Abstract

Using examples from the Permian Basin of Texas, the North Slope of Alaska, and the Bergan Field of Kuwait, this paper describes how oil geochemical fingerprinting can be applied to diagnose quickly and easily three production problems that may affect highly deviated wells.

High-Resolution Gas Chromatography can be used to quantify ~1,000 different compounds in an oil, and the relative abundances of those compounds form a geochemical fingerprint. Geochemical differences between fluids in adjacent reservoirs can serve as natural tracers for fluid origin, allowing changes in production in highly deviated wells to be understood.

Application 1: In wells that are fracture stimulated, oil fingerprinting can be used to assess whether induced fractures have propagated out of the target interval and into overlying or underlying formations. Oil fingerprinting can be used to quantify what percentage of the produced oil and gas is coming from each interval and how the effective stimulated rock volume changes through time. This concept is illustrated here with a Permian Basin example.

Application 2: In wells with multiple laterals in the same well (such as those in certain North Slope, Alaska fields), sand can settle out of the production stream and form sand bridges that obstruct production from one or more of the laterals. In addition, sand co-produced with oil from shallower laterals can settle at the bottom of the vertical section during regular production and obstruct the entry to a deeper lateral. Geochemical fingerprinting can be used to determine quantitatively the contribution of each of several zones to a commingled oil stream. This technique allows the operator to identify sanded-out intervals for fill cleanout (FCO).

Application 3: If two reservoirs are both oil bearing, but are of very different permeability, horizontal wells with an intended landing target in the tighter reservoir may be adversely affected if the well path contacts the more permeable reservoir. The Mauddud reservoir in Kuwait provides examples of this phenomenon. The Mauddud carbonate occurs between two massive clastic reservoirs, the Wara and the Burgan. Average Mauddud porosity is 18% with low permeability (1-10 mD), characteristics which make this reservoir a candidate for horizontal drilling. However, some lateral wells in this carbonate may encounter the adjacent, more permeable reservoirs over a short portion of the well path. In such cases, production from the adjacent reservoir may account for virtually all of the well's production, even though the well was intended to be completed solely in the tighter reservoir. Oil fingerprinting can be used to identify wells affected by this problem.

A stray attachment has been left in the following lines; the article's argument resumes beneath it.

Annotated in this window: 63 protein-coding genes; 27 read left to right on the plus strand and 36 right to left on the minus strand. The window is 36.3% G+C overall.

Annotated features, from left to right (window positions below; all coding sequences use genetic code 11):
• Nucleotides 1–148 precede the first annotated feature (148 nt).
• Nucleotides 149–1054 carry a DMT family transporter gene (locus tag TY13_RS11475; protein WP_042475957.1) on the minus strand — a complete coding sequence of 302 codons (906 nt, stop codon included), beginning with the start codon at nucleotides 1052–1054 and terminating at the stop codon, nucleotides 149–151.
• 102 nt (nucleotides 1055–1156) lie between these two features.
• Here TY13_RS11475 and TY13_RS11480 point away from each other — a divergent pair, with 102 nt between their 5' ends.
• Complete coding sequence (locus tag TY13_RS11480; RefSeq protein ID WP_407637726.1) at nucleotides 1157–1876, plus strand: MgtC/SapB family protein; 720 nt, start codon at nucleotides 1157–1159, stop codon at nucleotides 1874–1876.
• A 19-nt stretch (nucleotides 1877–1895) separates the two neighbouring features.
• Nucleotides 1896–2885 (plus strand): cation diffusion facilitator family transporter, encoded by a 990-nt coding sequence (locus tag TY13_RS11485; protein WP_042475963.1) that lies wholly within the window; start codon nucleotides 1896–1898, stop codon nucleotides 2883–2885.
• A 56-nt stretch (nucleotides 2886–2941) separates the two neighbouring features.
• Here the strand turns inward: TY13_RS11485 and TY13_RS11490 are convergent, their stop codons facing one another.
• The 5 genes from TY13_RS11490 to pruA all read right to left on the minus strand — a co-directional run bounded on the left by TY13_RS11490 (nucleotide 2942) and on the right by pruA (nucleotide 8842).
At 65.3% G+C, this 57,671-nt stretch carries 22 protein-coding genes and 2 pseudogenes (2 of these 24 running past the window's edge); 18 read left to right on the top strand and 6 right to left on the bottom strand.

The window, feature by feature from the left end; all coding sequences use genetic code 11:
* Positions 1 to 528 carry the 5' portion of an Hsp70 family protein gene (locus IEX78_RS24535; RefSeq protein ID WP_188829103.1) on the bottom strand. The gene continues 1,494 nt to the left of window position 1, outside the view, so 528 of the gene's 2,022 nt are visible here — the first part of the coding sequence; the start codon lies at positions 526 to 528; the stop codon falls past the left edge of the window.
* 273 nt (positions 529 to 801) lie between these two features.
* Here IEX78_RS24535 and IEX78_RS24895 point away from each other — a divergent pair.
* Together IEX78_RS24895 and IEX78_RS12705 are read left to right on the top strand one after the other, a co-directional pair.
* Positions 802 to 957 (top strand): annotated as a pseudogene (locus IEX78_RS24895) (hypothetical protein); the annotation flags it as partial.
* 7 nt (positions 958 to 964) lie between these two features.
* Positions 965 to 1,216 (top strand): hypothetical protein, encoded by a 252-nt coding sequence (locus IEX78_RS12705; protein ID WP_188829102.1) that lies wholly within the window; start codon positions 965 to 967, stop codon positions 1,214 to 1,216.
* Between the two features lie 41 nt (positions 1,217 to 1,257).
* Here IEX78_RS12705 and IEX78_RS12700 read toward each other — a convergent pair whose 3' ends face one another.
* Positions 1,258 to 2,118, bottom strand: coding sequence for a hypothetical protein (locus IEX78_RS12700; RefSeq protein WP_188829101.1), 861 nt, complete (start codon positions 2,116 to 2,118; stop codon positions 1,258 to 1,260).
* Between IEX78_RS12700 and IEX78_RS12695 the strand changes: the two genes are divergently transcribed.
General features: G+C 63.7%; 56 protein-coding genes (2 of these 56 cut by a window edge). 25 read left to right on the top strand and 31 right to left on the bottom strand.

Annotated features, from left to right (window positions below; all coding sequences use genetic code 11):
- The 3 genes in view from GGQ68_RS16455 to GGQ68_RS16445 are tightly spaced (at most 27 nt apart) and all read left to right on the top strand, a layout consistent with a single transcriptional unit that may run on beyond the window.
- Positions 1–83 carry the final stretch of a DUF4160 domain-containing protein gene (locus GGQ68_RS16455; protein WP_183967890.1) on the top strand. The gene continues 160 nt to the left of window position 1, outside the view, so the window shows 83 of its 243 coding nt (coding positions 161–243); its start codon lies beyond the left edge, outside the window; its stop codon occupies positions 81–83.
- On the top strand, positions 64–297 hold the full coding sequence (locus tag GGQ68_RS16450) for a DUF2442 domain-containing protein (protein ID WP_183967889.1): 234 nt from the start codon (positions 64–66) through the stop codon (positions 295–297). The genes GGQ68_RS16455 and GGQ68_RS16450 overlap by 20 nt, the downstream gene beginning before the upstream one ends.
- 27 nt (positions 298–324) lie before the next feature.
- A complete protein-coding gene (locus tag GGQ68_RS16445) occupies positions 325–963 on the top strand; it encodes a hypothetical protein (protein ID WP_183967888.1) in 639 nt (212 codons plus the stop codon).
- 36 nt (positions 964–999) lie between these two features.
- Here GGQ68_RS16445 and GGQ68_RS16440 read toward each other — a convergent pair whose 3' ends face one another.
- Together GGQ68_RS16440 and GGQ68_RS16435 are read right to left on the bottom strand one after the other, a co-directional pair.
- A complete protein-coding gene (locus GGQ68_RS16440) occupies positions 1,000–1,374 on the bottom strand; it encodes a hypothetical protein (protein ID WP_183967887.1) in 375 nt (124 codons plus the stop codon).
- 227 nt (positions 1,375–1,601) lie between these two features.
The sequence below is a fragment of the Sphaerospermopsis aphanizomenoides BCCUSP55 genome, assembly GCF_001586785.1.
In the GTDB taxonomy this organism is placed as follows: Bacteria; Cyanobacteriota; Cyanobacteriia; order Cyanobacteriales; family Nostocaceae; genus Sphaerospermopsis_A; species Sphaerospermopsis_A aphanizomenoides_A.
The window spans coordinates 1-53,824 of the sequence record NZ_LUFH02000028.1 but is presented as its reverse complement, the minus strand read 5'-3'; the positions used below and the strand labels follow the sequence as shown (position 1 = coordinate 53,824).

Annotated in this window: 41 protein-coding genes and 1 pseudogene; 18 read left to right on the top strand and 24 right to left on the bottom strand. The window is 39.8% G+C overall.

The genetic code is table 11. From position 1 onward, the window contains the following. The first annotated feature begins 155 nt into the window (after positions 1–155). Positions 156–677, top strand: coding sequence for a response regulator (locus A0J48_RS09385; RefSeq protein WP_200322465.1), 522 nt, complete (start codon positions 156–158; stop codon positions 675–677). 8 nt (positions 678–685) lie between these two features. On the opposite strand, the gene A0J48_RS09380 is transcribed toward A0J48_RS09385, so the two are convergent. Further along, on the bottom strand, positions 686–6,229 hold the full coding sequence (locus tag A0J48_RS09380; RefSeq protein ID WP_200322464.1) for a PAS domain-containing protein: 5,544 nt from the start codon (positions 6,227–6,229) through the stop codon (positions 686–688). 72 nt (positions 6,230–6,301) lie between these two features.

A common theme unifies these three applications: Geochemical differences between in-situ fluids in adjacent reservoirs can serve as natural tracers for fluid movement. However, these techniques have been under-applied as tools for optimization of production from highly deviated wells. This paper illustrates the application of this technology to that well type in a variety of play types.

This content is only available via PDF.
You can access this article if you purchase or spend a download.